(From left) UTSA student, Wanda Casillas;
project conductor, Catherine Pollock; and UTSA student, Mitra Miri
UTSA Honors College students intern in D.C.
By Cindy Brockwell
Student Affairs Development Assistant
(Aug. 9, 2006)--You may remember heading back to school as a kid after a long, lazy summer. Your mind was still on hanging out at the mall, or baseball, or a trip to the coast, or maybe playing hop scotch, depending on your age.
Chances are, at some point, your first assignment from an English teacher was to write an essay on what you did over the summer. For many of us, there wasn't much to write about--we had no money, and we hung out with our friends--period.
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- UTSA alumna Jordan Kaufmann wins $50K for new stent-graft start-up
- UTSA begins new way-finding sign installation this summer at Main Campus
- USA Today: UTSA long jumper Tyler Williamson rescues three-year-old boy
Two talented UTSA Honors College students will have much more to talk about when they return in August. They were among the fortunate 10 to intern this summer with the American Medical Students' Association (AMSA) in Reston, Virginia--just outside Washington, D.C. The other undergraduate students participating in the program came from Duke University, University of California at Berkeley, and the University of Richmond.
Wanda Casillas, a senior Psychology major, and Mitra Miri, a senior Biology major, spent a part of their summers interning with the legislative affairs director for the American Medical Students Association.
For El Paso native Wanda Casillas, who will graduate from UTSA in December, the AMSA Health Policy Internship was a real eye-opener on the legislative process. "I really enjoyed having an intimate perspective on how policy is introduced, created, or lobbied for or against," she said. "I think that prior to this internship, I was a little naïve about the policy-making process."
And while Wanda wasn't a fat-cat, cigar-smoking, highly paid lobbyist, she did have an opportunity to meet Senators and House members from Ohio during a legislative reception.
Whatever her preconception of lobbyists was, she was hooked. "I am absolutely convinced that I want to be directly involved in lobbying for healthcare and education reform as my career unfolds," Wanda said. "AMSA taught me about the feasibility of making a difference on issues that are important to me."
While in D.C., Wanda's internship included researching the legislative agenda for AMSA for 2006-2007. She researched current and upcoming bills related to healthcare policy, researched AMSA's position on past bills, and compiled reports on issues of importance to AMSA members.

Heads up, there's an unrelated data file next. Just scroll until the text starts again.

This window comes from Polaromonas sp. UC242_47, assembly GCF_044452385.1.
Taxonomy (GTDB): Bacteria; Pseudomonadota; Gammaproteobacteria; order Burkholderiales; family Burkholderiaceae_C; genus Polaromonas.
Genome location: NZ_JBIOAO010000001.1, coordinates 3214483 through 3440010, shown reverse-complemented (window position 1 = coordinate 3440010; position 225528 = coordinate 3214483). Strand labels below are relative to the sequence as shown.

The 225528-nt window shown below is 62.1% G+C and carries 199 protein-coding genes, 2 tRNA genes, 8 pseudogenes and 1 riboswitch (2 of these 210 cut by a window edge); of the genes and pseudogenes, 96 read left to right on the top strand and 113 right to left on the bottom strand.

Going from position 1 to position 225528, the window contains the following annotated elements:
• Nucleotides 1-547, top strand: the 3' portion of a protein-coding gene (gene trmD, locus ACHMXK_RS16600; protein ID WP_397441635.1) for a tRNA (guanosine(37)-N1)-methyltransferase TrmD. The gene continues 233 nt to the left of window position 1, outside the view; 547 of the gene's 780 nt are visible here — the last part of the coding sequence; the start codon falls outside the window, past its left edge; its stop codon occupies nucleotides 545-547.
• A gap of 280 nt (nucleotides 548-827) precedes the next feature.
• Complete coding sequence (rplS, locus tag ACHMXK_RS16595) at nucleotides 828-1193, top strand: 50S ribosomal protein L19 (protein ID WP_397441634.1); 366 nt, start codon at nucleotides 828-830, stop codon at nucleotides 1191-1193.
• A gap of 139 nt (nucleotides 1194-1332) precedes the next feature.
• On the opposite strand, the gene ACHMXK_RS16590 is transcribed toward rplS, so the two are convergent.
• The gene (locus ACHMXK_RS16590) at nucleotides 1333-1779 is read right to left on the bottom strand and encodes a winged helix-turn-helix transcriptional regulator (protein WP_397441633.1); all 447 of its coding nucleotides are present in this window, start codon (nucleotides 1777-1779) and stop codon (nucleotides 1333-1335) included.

Wanda is clear on her plans after graduation and wants to charter schools with curriculums rooted in current psychological theories of cognition. She added that she is also interested in continuing to advocate for healthcare reform, specifically mental healthcare reform.
After her four-week internship with AMSA, Wanda traveled to Ithaca, New York, for a second internship--this time at Cornell University. She explained, "I am working with a psychologist who helped to develop a new theory that underscores the cognitive process of rational decision-making."
Mitra Miri, also completed two internships this summer, moving on to Harvard after completing her AMSA internship in D.C. Mitra was so busy at Harvard that she didn't have an opportunity to talk with us.
UTSA's Honors College encourages students to work in their fields prior to graduation, and students may earn credit for honors internship experiences.
Just before the spring semester started, Dr. Ann Eisenberg, Associate Dean of the Honors College, received a phone call from Catherine Pollock, then-president of the Medical Students' Association at UTHSC-SA. In response to Hurricane Katrina and other events, Ms. Pollock was hoping to conduct a research project on the use of medical students in disaster relief. She wanted to develop a policy document, and she hoped that some bright UTSA undergrads might want to help with the research.
Seven Honors College students rose to the challenge. In addition to the two students mentioned previously, Jackie Adams, (junior, Psychology), Keith Joseph (senior, Biology), Cathy Ly (sophomore, Biology), Chris McColskey (sophomore, Biology) and Amanda Poplawsky (senior, Sociology and Anthropology) volunteered to work with Ms. Pollock, who later was offered the legislative affairs director position with AMSA.
One thing is clear: when it comes to summer internships, UTSA's slogan "Come here. Go far." takes on a whole new meaning.